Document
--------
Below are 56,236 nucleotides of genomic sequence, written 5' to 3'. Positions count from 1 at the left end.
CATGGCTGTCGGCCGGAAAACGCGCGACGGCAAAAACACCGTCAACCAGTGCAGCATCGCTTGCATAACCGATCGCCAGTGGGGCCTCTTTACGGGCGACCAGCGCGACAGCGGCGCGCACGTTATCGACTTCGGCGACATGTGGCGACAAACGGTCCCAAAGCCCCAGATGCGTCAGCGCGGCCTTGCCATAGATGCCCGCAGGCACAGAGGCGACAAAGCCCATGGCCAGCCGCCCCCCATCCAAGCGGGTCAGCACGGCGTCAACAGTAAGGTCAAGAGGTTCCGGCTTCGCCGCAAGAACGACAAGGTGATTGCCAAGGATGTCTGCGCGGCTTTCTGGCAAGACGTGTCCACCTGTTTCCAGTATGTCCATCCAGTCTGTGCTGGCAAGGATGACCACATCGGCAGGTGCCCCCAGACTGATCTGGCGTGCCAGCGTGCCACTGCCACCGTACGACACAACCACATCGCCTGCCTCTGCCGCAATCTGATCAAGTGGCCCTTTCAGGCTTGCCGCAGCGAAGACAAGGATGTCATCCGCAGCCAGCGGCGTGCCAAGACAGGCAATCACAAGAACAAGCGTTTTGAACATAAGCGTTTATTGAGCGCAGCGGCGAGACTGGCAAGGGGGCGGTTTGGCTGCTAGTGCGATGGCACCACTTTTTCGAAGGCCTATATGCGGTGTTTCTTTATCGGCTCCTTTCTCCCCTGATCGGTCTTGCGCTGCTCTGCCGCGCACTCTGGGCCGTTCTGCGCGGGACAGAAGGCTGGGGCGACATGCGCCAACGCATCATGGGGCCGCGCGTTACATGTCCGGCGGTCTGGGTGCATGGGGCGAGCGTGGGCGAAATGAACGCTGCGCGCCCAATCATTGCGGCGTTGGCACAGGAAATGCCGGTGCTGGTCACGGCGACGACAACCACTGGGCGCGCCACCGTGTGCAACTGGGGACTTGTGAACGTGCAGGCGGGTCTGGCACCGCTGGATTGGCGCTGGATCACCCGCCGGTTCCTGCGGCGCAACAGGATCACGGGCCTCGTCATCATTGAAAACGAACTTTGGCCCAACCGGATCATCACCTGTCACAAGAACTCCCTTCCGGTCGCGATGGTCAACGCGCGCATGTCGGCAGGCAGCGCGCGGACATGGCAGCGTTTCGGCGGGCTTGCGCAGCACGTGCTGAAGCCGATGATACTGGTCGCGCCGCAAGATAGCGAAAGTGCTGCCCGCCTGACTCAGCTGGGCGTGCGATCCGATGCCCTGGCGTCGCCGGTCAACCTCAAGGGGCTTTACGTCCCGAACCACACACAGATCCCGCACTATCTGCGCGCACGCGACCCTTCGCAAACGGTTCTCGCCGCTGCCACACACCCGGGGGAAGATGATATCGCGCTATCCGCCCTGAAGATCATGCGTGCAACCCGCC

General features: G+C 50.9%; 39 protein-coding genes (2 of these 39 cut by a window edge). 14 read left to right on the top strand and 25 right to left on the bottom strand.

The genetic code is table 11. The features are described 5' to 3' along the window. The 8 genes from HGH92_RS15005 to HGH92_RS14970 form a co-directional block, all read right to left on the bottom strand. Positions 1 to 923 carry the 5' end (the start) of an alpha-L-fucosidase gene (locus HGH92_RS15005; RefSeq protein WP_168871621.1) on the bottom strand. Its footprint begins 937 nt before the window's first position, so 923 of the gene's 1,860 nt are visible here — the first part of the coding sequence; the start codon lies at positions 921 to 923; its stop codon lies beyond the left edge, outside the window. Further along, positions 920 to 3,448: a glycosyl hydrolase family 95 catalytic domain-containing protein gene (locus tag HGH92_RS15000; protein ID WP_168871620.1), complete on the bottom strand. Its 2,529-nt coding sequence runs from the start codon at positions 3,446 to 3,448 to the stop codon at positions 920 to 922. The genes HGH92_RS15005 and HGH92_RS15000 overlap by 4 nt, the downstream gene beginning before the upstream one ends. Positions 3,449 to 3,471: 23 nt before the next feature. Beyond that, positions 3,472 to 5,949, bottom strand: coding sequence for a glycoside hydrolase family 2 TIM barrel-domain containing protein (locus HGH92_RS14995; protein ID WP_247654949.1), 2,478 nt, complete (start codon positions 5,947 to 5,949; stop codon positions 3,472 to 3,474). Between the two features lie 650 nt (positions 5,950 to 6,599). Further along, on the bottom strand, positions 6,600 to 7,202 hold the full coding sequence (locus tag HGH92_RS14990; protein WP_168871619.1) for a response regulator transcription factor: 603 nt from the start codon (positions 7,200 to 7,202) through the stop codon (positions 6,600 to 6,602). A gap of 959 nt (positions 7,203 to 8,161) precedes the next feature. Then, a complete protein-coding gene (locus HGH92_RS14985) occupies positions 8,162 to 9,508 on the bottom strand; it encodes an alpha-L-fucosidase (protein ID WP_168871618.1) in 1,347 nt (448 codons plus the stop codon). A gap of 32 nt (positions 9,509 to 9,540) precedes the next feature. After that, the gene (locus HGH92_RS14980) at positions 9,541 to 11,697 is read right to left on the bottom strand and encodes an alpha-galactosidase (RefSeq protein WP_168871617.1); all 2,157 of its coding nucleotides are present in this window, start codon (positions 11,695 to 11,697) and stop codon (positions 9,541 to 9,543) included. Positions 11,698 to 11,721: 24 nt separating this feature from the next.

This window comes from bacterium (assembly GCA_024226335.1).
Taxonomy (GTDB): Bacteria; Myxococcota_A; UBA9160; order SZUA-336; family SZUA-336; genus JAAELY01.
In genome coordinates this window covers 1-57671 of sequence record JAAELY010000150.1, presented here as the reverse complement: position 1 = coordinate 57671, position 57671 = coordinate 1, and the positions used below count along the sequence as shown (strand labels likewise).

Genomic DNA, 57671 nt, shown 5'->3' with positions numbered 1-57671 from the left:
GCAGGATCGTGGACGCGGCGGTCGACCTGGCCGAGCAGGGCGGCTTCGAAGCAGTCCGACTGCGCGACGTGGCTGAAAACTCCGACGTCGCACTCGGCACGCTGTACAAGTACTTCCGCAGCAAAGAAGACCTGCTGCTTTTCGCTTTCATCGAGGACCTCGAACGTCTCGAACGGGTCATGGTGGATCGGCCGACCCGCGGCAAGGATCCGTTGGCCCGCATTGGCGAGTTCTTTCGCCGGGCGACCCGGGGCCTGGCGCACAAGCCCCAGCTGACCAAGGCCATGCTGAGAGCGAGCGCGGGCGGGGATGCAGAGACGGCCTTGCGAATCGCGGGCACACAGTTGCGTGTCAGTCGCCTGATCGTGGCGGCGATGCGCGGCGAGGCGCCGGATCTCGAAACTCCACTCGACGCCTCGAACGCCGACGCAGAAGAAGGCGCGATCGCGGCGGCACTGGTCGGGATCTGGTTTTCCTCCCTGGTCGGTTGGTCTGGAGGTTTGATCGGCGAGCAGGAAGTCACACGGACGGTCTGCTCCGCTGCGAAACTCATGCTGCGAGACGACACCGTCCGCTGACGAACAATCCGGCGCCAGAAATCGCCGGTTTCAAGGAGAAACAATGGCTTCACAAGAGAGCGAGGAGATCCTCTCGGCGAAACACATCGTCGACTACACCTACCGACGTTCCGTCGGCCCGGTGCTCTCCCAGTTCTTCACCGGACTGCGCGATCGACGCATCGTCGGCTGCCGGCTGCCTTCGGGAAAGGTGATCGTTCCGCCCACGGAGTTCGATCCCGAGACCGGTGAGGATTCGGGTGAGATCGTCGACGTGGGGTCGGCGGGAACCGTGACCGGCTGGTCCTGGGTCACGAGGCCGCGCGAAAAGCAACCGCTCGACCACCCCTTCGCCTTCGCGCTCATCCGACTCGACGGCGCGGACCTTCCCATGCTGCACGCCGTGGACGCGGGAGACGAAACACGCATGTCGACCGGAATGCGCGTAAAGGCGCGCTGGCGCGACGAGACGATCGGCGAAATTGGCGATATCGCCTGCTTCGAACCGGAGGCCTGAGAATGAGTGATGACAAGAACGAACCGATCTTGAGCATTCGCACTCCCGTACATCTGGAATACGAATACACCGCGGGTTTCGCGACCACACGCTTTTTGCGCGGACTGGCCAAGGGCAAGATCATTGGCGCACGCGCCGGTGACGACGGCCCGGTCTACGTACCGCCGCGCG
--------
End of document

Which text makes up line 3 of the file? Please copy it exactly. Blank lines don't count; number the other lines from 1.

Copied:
General features: G+C 50.9%; 39 protein-coding genes (2 of these 39 cut by a window edge). 14 read left to right on the top strand and 25 right to left on the bottom strand.